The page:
Public links caching
In computing, a cache is a high-speed data layer that stores a subset of data, usually temporarily in nature, so that future requests for that data can be processed faster than accessing the primary storage location of the data. This lets you to efficiently reuse previously retrieved or computed data.
The cached files are removed after 19 days.
When requesting a public link, the returned response contains the following headers:
|Marker used by the server to advertise its support of partial requests. The value of this field includes which units can be used to define a range.|
|Directives or instructions for caching in requests and responses. The fact a particular directive is in a request does not mean it must also be in the resulting response.|
|A header indicating whether the content is expected to be displayed inline in the browser, or as an attachment, downloaded aas an attachment.|
|Size of the entity-body, in bytes, sent to the recipient.|
|Media type of the resource. In responses, a |
|Contains the date and time at which the message originated.|
|Identifies the version of the resource. If you already have the latest version, you requests for newer versions are smaller, reducing unnecessary bandwidth usage.|
|Contains the date and time at which the origin server believes the resource was last modified. Used to determine if a resource received or stored is the same. Less accurate than the etag header, it is used as a fallback mechanism.|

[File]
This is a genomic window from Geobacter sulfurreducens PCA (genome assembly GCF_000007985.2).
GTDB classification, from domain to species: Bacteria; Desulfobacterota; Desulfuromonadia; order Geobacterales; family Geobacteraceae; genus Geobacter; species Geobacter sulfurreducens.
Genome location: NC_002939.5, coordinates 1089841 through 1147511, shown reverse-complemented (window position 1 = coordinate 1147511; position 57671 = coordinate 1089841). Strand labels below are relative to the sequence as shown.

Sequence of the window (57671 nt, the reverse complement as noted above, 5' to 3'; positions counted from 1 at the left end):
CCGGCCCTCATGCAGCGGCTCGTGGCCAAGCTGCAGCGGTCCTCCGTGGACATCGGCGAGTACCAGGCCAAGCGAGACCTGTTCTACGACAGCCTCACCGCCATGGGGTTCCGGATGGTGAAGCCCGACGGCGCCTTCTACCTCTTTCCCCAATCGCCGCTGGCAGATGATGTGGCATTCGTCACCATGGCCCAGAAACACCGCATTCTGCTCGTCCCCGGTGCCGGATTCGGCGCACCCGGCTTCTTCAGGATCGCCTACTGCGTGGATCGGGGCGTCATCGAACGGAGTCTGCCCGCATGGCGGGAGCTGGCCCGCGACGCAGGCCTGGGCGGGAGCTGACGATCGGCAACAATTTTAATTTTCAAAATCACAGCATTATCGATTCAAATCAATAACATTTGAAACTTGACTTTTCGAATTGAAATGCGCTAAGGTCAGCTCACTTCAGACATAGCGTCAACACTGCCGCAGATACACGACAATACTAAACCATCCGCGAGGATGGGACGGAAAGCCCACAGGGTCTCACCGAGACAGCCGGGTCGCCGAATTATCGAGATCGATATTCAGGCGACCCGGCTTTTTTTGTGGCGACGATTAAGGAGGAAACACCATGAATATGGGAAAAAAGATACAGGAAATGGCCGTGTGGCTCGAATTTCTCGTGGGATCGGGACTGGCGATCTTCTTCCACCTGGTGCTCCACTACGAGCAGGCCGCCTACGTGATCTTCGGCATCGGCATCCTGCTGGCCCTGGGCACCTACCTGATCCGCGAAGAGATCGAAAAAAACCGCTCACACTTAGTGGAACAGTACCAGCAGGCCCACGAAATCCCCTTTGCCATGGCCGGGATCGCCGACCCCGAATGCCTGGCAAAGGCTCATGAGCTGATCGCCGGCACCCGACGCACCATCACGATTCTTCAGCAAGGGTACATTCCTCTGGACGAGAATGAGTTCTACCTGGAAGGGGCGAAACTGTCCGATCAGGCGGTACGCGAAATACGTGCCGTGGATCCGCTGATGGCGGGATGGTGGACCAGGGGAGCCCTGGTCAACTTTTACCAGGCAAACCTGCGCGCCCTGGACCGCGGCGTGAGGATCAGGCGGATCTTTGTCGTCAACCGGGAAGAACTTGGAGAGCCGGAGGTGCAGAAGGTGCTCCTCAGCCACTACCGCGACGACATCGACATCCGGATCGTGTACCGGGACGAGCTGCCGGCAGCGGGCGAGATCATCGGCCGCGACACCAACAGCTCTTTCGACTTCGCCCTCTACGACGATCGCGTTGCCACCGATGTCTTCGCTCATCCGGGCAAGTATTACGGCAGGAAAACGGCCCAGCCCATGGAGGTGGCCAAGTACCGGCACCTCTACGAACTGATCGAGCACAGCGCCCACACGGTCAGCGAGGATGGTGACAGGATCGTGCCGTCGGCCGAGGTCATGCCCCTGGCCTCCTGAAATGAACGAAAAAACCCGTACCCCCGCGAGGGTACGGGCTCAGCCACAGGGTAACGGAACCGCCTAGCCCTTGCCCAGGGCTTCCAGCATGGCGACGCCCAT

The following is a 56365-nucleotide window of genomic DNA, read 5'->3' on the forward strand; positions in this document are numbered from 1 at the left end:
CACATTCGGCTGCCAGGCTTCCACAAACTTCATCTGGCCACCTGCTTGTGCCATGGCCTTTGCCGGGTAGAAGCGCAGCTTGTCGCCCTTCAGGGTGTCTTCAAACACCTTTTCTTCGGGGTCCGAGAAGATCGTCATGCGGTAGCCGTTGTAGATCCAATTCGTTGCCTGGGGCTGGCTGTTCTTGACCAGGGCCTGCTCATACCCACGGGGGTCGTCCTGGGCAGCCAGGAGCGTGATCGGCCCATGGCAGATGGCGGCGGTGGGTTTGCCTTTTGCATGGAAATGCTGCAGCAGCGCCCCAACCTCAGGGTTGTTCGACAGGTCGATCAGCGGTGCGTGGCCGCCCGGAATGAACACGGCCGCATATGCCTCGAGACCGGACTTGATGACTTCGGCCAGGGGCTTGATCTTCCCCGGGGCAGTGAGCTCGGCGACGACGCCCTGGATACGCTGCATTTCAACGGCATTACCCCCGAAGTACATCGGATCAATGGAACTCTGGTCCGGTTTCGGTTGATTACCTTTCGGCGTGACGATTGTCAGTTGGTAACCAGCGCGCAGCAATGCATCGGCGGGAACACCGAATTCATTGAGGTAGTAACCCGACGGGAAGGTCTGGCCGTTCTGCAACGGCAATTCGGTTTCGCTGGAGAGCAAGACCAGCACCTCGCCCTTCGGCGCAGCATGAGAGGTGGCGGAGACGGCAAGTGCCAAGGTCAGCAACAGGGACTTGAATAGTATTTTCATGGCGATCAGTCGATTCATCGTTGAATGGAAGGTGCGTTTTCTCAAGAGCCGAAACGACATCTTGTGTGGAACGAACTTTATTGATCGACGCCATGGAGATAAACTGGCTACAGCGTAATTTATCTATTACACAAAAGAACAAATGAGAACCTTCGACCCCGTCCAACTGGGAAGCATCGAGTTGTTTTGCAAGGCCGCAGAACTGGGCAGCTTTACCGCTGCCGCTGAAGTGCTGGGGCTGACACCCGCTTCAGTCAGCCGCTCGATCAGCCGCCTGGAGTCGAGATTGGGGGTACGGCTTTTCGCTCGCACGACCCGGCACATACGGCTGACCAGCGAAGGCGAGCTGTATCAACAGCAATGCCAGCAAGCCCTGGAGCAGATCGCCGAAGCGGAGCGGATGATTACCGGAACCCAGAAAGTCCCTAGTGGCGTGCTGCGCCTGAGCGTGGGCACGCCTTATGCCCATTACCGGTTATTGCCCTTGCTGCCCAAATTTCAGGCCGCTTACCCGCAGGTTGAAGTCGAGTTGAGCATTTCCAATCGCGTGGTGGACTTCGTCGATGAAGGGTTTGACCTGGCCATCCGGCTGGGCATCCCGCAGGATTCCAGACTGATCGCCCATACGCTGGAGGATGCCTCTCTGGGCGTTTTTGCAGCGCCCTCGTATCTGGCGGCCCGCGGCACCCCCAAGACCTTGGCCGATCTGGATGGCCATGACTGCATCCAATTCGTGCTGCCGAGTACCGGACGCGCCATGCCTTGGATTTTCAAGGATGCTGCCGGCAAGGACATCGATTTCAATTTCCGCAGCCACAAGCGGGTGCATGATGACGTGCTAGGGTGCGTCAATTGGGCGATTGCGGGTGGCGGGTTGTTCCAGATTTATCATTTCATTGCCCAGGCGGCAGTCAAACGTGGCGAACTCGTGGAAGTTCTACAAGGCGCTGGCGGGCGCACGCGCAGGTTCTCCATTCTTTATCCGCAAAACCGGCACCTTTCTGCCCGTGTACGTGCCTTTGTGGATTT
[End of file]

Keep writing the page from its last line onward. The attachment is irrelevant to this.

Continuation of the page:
|Used to indicate whether a browser should be allowed to render a page in a |
The following image shows an example of the returned headers for a public link:
The ETag or entity tag is one of several mechanisms that HTTP provides for cache validation, which lets you make conditional requests.
ETags tell a web server whether the requester already has the latest version, saving bandwidth by not re-sending the response in full.
An ETag is an opaque identifier assigned by a Web server to a specific version of a resource found at a URL. If the resource representation at that URL changes, a new ETag is assigned.
When a browser receives an ETag in the header of a resource, it stores it. The next time the browser requests that resource, it includes the stored ETag in an If-None-Match header field.
The syntax of an If-None-Match tag is:
The ETag value is a string of ASCII characters placed between double quotes, for example
The web server compares the received ETag with that of the requested resource, and only returns that resource if the two tags do not match. If they do match, the resource has not changed, and so the server returns a
304 Not Modified response,telling the requester that their cached version of the resource is still current.
For more information about the ETag header, see ETag.
Public links are always returned with the
cache-control header containing the following values:
|Specifies that the response can be cached by the content delivery network (CDN), the browser, or any other proxy.|
|Indicates that once a resource becomes stale, caches must not use their stale copy without successful validation on the origin server.|
|The time, in seconds, after which the cached copy of the resource will stop being fresh, and become stale. After a resource expires, a browser must request a new version from the server.|
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